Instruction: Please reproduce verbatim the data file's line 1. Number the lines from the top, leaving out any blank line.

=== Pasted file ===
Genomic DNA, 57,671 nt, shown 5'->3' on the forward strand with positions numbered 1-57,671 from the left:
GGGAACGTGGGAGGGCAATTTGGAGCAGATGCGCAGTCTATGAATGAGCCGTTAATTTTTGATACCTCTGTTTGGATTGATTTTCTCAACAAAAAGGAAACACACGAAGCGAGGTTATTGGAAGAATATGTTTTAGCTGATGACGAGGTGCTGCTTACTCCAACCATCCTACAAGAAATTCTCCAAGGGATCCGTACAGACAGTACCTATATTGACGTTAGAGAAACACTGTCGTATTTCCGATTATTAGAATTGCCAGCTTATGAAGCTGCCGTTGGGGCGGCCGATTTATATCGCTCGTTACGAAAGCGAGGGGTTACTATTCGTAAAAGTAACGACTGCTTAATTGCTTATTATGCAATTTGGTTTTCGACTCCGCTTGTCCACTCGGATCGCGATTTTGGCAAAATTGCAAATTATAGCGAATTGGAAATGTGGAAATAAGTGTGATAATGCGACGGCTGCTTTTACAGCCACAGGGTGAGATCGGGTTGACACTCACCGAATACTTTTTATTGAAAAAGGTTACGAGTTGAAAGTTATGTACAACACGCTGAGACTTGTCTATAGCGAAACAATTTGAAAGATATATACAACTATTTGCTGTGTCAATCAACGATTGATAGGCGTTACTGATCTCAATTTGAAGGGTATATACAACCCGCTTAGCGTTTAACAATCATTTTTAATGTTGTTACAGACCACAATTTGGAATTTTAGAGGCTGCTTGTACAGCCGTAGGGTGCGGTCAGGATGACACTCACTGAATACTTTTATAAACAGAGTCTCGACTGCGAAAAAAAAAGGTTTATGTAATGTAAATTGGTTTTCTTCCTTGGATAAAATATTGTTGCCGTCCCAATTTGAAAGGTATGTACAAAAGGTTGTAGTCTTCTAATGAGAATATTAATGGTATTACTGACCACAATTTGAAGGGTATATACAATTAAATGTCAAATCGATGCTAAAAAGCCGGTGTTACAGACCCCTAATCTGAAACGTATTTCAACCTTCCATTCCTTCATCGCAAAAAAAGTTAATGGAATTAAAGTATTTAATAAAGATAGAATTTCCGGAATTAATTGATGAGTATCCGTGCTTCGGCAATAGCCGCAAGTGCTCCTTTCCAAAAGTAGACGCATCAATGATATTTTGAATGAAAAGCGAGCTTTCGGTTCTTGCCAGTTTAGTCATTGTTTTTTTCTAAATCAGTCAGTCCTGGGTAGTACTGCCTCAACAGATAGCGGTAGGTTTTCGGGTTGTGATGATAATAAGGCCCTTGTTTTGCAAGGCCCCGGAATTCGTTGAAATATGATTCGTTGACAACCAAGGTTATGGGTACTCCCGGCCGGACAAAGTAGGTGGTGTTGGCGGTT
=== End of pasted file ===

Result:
Genomic DNA, 57,671 nt, shown 5'->3' on the forward strand with positions numbered 1-57,671 from the left: